Increased face-to-face calling linked to brain health

A recent dementia medical study showed that video conversation improved cognitive function. Read more.

When should you see a doctor?

Importance of diagnosis

Knowing when to see a doctor about memory loss concerns is important. Accepting the possibility of dementia is difficult. Many people continue to cope, or appear to cope, quite well. If they live independently, they may hide it from family successfully until symptoms become more severe.

If you have a family member or friend who you believe may have dementia, make an appointment as soon as possible to see a doctor. Because symptoms and the speed of decline vary, it is important to take preventative steps early before it becomes a larger problem. A doctor will evaluate symptoms and help you understand and receive the appropriate care that is required. An early diagnosis can potentially improve the quality of life for a dementia sufferer.

A health professional may recommend addressing the preventable dementia risk factors.

Things to expect about the visit to a doctor

A doctor will ask you questions in order to properly diagnose and determine the degree of memory loss.  A family member or close friend should accompany you to answer questions based on their personal observations.

Some questions your doctor may ask:

  • How long have you been having memory problems?
  • Are you taking any medications, if so what dosage?
  • Do you find regular tasks difficult that you once didn’t?
  • Do you drink alcohol, if so, how much?
  • Do you feel sad or depressed?
  • Has there been a major change in your life?
Parkinson's / Arthritis Phone / Low Vision Phone benefits sufferers

Konnekt Videophone for memory loss

  • Dementia Phone designed to help with memory loss
  • Videophone can significantly increase face-to-face conversation
  • Increased social engagement via video calling is shown in medical studies to be a promising intervention for improving cognitive function
  • World’s easiest user interface promotes frequent calling
  • Reinforces the connection between names and faces

Compensating for memory loss

It is important to take steps to assist a family member or friend with dementia. Helping a person live with dementia will improve their life and help instil independence.

Written instructions

People who are still able to live at home independently dealing with dementia may forget temporarily how to use domestic appliances.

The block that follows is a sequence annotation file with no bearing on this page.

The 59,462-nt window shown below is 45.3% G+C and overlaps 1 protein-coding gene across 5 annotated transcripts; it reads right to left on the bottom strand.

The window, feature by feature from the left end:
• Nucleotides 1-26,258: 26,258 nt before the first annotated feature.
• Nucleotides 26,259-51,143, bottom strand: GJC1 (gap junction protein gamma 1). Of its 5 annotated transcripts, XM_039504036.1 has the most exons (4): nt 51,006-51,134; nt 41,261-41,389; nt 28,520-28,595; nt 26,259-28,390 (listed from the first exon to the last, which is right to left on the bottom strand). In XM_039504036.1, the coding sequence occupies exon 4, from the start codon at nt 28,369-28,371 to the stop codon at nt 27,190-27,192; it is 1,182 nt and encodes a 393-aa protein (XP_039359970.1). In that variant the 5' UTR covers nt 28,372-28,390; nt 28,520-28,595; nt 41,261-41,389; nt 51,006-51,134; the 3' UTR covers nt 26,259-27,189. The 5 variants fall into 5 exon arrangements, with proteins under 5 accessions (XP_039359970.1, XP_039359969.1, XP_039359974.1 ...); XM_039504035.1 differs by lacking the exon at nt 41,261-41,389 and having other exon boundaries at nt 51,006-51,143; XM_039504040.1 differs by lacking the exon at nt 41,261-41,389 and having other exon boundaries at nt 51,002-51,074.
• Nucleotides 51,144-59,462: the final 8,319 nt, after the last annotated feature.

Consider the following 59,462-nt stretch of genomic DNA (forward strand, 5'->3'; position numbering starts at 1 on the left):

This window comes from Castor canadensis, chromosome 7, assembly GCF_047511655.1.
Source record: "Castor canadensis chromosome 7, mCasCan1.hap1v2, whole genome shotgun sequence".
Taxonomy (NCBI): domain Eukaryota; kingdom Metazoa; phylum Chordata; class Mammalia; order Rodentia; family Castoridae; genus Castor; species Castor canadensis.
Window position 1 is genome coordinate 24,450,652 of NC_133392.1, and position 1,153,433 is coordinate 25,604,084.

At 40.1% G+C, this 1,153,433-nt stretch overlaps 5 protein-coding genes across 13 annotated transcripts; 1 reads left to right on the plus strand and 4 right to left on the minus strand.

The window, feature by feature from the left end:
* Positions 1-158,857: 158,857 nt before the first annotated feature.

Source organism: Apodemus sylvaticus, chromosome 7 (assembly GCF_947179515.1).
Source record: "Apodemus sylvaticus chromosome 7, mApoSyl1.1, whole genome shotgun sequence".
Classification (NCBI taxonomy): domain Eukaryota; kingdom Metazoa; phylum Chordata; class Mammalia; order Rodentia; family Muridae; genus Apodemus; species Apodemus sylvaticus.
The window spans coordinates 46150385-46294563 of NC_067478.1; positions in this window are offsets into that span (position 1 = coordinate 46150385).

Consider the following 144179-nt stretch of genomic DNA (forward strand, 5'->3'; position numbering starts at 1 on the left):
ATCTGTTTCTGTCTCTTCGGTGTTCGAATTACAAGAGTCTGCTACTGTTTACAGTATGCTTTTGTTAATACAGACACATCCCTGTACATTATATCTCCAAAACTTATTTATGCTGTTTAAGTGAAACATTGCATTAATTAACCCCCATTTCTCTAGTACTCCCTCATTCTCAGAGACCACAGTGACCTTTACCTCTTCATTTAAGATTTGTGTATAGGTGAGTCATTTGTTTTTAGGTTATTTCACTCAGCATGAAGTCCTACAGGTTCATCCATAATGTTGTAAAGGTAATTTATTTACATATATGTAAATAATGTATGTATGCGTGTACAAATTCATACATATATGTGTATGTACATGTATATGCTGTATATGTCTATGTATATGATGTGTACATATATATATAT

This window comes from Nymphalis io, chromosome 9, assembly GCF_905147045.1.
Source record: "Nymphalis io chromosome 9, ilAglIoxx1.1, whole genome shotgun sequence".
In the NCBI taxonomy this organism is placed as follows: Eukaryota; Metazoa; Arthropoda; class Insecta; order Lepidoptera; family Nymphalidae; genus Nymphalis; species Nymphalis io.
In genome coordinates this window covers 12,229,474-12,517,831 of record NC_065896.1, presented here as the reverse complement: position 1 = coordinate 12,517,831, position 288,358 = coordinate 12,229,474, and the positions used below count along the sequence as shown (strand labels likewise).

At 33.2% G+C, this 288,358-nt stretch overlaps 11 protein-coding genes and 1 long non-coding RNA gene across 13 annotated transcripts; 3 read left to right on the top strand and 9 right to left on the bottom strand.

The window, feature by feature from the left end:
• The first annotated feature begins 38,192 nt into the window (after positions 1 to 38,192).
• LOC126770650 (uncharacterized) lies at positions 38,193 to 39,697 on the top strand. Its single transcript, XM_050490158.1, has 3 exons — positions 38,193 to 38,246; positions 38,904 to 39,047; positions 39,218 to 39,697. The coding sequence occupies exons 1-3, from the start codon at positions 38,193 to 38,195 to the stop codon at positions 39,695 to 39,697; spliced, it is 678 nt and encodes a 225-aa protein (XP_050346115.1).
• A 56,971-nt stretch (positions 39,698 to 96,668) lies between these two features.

Place instructional signs with easy-to-follow steps on complicated devices, such as a microwave ovens and television remotes. This can help them to remain independent and even boost their self-esteem.

Consider the following tactics:

  1. Include pictures
  2. Use bright colours
  3. Provide clear steps

Recognising time and day

Clocks and calendars are very important to people suffering from dementia.

Patients need help to read the time and recognise whether it is day or night. It is important to their daily routine, their medication compliance and to help keep appointments.

In each living area, place a large clock that includes day, date and month to help them structure their day. Find a clock that both plugs into a power point and uses batteries so that it will contintue to work during electrical outages.

Eliminate worries about medication

Medication management can be difficult for a person living with dementia.

A video call reminder — from a loved one — is a far more effective way to help a dementia patient with medication compliance than the use of a medication reminder talking clock. A face-to-face call is something they look forward to, and is itself a reward rather than an annoying alarm that simply reminds them of their affliction. Unlike a regular telephone call, you can watch them take the medication during the call.

Consider installing a communication aid to improve your loved one’s quality of life and to eliminate the worry of them not taking important medication. Technology has made it easier than ever to stay in contact with loved ones.

Konnekt’s Videophone is an example of a video calling device that can help eliminate any concerns you may have that a loved one suffering from dementia is failing to take medication and risking their health.

Get help now

Find out how Konnekt Videophone works. To trial a Videophone, just contact us and we’ll do the rest.